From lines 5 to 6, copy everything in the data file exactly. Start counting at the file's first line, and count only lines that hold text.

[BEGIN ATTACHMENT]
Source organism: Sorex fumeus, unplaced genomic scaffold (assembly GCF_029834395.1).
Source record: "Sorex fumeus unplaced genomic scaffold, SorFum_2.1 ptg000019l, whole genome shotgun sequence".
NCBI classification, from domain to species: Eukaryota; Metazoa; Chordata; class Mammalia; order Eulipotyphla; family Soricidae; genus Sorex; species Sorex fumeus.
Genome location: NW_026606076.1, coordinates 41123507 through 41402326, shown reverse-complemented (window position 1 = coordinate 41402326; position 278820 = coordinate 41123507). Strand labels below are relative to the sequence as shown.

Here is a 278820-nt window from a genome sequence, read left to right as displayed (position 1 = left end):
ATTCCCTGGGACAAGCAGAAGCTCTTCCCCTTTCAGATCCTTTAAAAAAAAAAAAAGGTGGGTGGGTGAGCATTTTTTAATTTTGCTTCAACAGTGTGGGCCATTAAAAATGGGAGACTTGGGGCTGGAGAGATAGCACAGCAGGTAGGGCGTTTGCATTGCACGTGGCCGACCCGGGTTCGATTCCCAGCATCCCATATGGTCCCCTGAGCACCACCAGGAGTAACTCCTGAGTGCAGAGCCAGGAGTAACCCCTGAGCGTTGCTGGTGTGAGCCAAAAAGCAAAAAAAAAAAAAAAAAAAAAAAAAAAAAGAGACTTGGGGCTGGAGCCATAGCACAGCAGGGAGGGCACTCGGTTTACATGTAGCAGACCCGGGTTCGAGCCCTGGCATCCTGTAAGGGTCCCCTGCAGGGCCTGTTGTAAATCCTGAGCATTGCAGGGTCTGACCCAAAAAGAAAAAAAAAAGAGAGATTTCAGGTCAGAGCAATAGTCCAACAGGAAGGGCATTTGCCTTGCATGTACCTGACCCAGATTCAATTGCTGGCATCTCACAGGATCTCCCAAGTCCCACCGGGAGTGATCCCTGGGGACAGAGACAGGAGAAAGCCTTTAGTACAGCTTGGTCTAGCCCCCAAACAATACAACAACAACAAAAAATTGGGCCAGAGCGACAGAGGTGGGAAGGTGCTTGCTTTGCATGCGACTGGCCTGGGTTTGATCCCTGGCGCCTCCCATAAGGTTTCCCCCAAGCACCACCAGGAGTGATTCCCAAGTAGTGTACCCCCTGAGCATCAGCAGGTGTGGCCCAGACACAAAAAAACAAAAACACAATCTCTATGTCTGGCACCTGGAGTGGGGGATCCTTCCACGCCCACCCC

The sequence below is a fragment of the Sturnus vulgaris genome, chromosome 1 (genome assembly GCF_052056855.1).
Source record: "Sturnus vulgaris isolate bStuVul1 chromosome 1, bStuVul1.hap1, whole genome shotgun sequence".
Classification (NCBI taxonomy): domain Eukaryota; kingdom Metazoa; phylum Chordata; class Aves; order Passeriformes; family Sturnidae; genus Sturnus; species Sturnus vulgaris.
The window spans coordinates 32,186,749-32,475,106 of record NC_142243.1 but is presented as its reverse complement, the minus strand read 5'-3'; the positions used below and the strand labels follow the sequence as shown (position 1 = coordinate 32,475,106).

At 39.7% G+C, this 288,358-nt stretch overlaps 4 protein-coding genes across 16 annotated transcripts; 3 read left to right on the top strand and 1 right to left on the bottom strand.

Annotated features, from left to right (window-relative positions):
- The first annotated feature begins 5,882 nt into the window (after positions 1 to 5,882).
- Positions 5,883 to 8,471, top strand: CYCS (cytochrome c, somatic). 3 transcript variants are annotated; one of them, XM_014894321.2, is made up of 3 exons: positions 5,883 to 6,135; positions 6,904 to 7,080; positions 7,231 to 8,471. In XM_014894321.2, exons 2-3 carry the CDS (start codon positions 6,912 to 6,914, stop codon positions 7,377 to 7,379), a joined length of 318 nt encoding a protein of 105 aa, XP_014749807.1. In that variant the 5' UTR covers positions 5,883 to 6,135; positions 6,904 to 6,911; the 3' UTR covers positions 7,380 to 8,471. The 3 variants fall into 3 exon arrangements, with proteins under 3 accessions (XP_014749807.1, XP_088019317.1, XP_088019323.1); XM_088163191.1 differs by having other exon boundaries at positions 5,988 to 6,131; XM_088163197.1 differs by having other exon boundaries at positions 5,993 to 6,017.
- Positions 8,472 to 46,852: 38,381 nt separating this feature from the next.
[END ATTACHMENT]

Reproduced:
Here is a 278820-nt window from a genome sequence, read left to right as displayed (position 1 = left end):
ATTCCCTGGGACAAGCAGAAGCTCTTCCCCTTTCAGATCCTTTAAAAAAAAAAAAAGGTGGGTGGGTGAGCATTTTTTAATTTTGCTTCAACAGTGTGGGCCATTAAAAATGGGAGACTTGGGGCTGGAGAGATAGCACAGCAGGTAGGGCGTTTGCATTGCACGTGGCCGACCCGGGTTCGATTCCCAGCATCCCATATGGTCCCCTGAGCACCACCAGGAGTAACTCCTGAGTGCAGAGCCAGGAGTAACCCCTGAGCGTTGCTGGTGTGAGCCAAAAAGCAAAAAAAAAAAAAAAAAAAAAAAAAAAAAGAGACTTGGGGCTGGAGCCATAGCACAGCAGGGAGGGCACTCGGTTTACATGTAGCAGACCCGGGTTCGAGCCCTGGCATCCTGTAAGGGTCCCCTGCAGGGCCTGTTGTAAATCCTGAGCATTGCAGGGTCTGACCCAAAAAGAAAAAAAAAAGAGAGATTTCAGGTCAGAGCAATAGTCCAACAGGAAGGGCATTTGCCTTGCATGTACCTGACCCAGATTCAATTGCTGGCATCTCACAGGATCTCCCAAGTCCCACCGGGAGTGATCCCTGGGGACAGAGACAGGAGAAAGCCTTTAGTACAGCTTGGTCTAGCCCCCAAACAATACAACAACAACAAAAAATTGGGCCAGAGCGACAGAGGTGGGAAGGTGCTTGCTTTGCATGCGACTGGCCTGGGTTTGATCCCTGGCGCCTCCCATAAGGTTTCCCCCAAGCACCACCAGGAGTGATTCCCAAGTAGTGTACCCCCTGAGCATCAGCAGGTGTGGCCCAGACACAAAAAAACAAAAACACAATCTCTATGTCTGGCACCTGGAGTGGGGGATCCTTCCACGCCCACCCC